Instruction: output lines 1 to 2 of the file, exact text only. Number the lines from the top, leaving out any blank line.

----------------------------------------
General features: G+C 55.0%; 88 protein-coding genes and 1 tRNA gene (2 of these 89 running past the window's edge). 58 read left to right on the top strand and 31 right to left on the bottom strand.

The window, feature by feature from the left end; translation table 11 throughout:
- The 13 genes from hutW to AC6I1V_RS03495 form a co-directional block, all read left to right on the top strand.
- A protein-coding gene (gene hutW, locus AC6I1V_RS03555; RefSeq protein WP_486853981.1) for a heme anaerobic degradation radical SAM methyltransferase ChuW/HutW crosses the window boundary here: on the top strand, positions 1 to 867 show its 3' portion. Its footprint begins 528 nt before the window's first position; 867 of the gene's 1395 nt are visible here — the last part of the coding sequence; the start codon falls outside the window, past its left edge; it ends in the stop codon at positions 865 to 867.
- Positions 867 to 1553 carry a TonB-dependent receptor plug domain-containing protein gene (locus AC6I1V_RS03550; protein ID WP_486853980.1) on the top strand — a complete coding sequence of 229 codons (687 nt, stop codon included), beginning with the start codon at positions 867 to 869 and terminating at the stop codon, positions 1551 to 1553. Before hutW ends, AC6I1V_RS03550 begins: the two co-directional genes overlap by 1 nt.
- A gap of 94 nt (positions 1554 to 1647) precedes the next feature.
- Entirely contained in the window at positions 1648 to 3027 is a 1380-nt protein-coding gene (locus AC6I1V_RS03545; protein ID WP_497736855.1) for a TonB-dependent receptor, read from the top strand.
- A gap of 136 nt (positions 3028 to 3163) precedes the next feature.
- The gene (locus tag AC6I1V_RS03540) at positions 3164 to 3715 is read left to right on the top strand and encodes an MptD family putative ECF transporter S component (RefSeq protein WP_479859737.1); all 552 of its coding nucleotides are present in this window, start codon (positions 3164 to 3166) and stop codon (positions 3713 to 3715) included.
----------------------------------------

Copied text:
General features: G+C 55.0%; 88 protein-coding genes and 1 tRNA gene (2 of these 89 running past the window's edge). 58 read left to right on the top strand and 31 right to left on the bottom strand.

The window, feature by feature from the left end; translation table 11 throughout: